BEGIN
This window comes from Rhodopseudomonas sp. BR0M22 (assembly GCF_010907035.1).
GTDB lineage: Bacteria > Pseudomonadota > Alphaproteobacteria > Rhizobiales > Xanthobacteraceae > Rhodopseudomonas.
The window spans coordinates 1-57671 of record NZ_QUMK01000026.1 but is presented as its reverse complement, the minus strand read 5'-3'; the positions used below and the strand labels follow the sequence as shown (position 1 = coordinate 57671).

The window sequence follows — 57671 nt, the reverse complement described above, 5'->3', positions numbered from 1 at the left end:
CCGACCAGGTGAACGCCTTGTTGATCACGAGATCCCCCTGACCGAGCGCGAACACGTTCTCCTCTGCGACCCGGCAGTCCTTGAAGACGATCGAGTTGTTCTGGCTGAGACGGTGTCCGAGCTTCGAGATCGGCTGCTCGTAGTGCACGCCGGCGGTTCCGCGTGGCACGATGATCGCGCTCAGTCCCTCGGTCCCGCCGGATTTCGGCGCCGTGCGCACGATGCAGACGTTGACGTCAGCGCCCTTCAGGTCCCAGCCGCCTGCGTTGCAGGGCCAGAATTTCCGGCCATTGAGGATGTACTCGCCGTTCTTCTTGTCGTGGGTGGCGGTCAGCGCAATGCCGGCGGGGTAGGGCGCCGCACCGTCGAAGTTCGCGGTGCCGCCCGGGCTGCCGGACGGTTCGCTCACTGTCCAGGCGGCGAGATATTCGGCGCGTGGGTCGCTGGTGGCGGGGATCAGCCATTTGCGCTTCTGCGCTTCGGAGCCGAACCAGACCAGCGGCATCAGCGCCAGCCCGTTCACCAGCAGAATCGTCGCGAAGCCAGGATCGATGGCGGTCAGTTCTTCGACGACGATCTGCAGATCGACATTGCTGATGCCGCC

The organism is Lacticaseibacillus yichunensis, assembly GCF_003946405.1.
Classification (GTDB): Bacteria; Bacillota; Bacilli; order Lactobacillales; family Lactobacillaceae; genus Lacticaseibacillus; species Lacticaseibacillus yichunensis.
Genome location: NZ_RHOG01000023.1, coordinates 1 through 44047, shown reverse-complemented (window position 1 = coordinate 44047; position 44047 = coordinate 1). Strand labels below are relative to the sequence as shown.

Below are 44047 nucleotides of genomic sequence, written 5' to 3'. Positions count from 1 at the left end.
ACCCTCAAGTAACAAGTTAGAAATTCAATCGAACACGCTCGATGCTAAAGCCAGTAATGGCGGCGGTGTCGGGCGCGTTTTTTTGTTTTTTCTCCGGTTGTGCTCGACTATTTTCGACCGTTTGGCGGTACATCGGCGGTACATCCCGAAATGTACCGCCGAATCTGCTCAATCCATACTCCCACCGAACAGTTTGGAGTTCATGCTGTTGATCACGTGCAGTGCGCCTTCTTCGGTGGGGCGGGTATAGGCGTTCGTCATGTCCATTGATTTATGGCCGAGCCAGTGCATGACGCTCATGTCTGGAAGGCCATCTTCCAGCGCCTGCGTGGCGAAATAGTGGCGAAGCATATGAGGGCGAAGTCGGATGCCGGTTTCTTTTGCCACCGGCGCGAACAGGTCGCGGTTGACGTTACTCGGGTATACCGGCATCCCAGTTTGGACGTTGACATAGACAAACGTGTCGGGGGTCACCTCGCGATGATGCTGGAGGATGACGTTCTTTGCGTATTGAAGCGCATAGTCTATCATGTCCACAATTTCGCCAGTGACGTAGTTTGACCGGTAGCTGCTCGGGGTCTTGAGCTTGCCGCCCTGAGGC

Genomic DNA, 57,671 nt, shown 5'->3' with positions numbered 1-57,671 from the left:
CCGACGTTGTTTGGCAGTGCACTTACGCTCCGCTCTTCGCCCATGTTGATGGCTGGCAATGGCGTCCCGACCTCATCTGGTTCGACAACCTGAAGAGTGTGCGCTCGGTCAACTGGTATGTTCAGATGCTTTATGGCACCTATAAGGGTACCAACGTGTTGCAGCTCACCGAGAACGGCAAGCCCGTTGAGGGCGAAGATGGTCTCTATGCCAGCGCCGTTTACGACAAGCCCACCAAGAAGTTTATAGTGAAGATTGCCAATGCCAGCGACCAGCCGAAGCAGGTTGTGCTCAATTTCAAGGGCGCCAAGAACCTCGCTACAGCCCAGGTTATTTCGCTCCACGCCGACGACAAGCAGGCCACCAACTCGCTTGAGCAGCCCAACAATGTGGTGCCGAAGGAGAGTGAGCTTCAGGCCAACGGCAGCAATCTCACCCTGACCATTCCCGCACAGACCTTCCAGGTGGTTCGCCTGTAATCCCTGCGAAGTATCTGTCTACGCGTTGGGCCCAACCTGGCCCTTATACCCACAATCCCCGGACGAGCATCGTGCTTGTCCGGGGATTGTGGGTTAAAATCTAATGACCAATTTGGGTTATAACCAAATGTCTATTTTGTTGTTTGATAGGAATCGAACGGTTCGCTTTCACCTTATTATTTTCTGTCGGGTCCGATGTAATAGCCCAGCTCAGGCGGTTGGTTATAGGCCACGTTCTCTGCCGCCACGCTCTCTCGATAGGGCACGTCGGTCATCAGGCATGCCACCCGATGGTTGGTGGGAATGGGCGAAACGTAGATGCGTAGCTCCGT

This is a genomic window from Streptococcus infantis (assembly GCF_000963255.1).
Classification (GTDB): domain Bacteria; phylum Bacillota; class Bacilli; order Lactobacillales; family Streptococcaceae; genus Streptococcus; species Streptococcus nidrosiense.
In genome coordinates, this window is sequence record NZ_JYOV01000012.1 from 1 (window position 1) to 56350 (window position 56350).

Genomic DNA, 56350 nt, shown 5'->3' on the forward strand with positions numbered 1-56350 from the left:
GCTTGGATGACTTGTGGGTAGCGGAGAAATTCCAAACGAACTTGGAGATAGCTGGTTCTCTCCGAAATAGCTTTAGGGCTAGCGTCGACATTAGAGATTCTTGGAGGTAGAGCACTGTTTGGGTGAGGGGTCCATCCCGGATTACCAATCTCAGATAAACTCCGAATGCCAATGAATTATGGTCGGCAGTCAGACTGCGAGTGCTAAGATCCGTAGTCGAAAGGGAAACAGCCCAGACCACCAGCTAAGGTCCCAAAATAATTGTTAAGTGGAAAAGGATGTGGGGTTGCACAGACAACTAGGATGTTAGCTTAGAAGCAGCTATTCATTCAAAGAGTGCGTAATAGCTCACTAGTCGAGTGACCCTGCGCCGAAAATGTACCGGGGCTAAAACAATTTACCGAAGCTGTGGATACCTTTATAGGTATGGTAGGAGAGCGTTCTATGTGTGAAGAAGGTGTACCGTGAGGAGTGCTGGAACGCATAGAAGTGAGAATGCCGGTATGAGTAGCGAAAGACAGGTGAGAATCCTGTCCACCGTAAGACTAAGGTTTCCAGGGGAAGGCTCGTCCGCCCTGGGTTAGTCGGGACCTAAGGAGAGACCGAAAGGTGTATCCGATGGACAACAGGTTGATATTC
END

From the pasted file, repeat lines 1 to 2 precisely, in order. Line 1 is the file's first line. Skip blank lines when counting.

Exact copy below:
This window comes from Rhodopseudomonas sp. BR0M22 (assembly GCF_010907035.1).
GTDB lineage: Bacteria > Pseudomonadota > Alphaproteobacteria > Rhizobiales > Xanthobacteraceae > Rhodopseudomonas.